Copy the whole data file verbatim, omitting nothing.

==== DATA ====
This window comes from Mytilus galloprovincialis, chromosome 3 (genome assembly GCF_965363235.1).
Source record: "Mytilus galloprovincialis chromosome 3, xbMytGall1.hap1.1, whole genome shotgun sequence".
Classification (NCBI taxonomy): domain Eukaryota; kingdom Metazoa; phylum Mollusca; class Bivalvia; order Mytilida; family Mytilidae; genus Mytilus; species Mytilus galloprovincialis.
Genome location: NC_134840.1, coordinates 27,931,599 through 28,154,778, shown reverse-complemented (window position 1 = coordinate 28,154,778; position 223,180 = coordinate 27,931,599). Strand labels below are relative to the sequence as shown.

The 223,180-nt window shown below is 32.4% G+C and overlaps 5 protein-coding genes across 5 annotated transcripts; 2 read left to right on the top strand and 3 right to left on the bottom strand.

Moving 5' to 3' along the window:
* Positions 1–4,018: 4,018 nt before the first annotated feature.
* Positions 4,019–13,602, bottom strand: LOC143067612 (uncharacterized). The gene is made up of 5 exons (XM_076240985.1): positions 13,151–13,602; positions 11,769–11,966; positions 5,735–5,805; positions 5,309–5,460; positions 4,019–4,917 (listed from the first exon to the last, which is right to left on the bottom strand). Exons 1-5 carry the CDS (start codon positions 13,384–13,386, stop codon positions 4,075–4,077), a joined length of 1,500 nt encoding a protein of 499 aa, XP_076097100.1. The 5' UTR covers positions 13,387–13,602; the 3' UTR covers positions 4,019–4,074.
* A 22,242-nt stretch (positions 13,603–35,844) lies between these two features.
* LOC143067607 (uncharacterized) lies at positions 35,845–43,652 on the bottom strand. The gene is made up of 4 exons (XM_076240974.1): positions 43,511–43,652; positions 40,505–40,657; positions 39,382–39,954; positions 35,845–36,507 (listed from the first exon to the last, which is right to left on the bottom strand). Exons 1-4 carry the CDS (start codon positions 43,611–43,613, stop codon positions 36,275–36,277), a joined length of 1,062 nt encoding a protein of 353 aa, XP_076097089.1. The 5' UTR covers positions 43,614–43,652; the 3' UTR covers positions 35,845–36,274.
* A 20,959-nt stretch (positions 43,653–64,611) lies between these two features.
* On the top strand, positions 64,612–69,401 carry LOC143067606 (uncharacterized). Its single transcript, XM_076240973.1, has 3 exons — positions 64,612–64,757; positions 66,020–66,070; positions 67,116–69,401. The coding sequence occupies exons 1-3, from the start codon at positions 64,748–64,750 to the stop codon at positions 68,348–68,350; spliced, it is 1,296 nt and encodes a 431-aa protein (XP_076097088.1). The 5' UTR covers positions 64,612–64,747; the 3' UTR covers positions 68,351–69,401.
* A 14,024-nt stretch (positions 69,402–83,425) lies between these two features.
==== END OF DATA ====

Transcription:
This window comes from Mytilus galloprovincialis, chromosome 3 (genome assembly GCF_965363235.1).
Source record: "Mytilus galloprovincialis chromosome 3, xbMytGall1.hap1.1, whole genome shotgun sequence".
Classification (NCBI taxonomy): domain Eukaryota; kingdom Metazoa; phylum Mollusca; class Bivalvia; order Mytilida; family Mytilidae; genus Mytilus; species Mytilus galloprovincialis.
Genome location: NC_134840.1, coordinates 27,931,599 through 28,154,778, shown reverse-complemented (window position 1 = coordinate 28,154,778; position 223,180 = coordinate 27,931,599). Strand labels below are relative to the sequence as shown.

The 223,180-nt window shown below is 32.4% G+C and overlaps 5 protein-coding genes across 5 annotated transcripts; 2 read left to right on the top strand and 3 right to left on the bottom strand.

Moving 5' to 3' along the window:
* Positions 1–4,018: 4,018 nt before the first annotated feature.
* Positions 4,019–13,602, bottom strand: LOC143067612 (uncharacterized). The gene is made up of 5 exons (XM_076240985.1): positions 13,151–13,602; positions 11,769–11,966; positions 5,735–5,805; positions 5,309–5,460; positions 4,019–4,917 (listed from the first exon to the last, which is right to left on the bottom strand). Exons 1-5 carry the CDS (start codon positions 13,384–13,386, stop codon positions 4,075–4,077), a joined length of 1,500 nt encoding a protein of 499 aa, XP_076097100.1. The 5' UTR covers positions 13,387–13,602; the 3' UTR covers positions 4,019–4,074.
* A 22,242-nt stretch (positions 13,603–35,844) lies between these two features.
* LOC143067607 (uncharacterized) lies at positions 35,845–43,652 on the bottom strand. The gene is made up of 4 exons (XM_076240974.1): positions 43,511–43,652; positions 40,505–40,657; positions 39,382–39,954; positions 35,845–36,507 (listed from the first exon to the last, which is right to left on the bottom strand). Exons 1-4 carry the CDS (start codon positions 43,611–43,613, stop codon positions 36,275–36,277), a joined length of 1,062 nt encoding a protein of 353 aa, XP_076097089.1. The 5' UTR covers positions 43,614–43,652; the 3' UTR covers positions 35,845–36,274.
* A 20,959-nt stretch (positions 43,653–64,611) lies between these two features.
* On the top strand, positions 64,612–69,401 carry LOC143067606 (uncharacterized). Its single transcript, XM_076240973.1, has 3 exons — positions 64,612–64,757; positions 66,020–66,070; positions 67,116–69,401. The coding sequence occupies exons 1-3, from the start codon at positions 64,748–64,750 to the stop codon at positions 68,348–68,350; spliced, it is 1,296 nt and encodes a 431-aa protein (XP_076097088.1). The 5' UTR covers positions 64,612–64,747; the 3' UTR covers positions 68,351–69,401.
* A 14,024-nt stretch (positions 69,402–83,425) lies between these two features.